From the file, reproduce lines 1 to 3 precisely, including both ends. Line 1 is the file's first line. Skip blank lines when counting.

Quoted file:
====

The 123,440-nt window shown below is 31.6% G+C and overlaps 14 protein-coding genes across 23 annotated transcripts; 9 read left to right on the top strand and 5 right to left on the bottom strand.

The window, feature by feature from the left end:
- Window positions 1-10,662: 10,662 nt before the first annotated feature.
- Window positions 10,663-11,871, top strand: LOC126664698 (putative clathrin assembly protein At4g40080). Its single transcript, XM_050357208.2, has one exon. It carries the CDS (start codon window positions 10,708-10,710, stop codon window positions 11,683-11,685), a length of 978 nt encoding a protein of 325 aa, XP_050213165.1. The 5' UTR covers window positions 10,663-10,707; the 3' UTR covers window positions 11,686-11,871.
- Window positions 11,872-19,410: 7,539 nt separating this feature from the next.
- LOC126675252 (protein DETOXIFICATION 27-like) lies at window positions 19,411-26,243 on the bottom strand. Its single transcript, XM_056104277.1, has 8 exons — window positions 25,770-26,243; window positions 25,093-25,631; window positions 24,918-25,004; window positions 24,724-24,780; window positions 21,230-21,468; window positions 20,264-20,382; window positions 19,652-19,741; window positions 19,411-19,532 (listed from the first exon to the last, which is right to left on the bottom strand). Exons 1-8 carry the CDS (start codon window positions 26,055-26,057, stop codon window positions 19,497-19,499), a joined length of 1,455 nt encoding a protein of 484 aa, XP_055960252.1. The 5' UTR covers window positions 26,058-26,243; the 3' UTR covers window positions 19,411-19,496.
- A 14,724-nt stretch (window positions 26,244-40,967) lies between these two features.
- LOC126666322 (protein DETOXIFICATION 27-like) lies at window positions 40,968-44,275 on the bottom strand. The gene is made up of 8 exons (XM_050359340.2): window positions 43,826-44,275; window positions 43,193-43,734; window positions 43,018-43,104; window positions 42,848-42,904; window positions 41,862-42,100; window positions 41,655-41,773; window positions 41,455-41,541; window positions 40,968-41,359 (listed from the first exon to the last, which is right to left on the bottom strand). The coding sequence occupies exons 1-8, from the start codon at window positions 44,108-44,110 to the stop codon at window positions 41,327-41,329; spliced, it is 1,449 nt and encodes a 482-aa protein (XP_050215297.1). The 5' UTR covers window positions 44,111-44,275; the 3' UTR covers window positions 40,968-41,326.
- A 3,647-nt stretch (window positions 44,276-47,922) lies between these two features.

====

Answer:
The 123,440-nt window shown below is 31.6% G+C and overlaps 14 protein-coding genes across 23 annotated transcripts; 9 read left to right on the top strand and 5 right to left on the bottom strand.

The window, feature by feature from the left end:
- Window positions 1-10,662: 10,662 nt before the first annotated feature.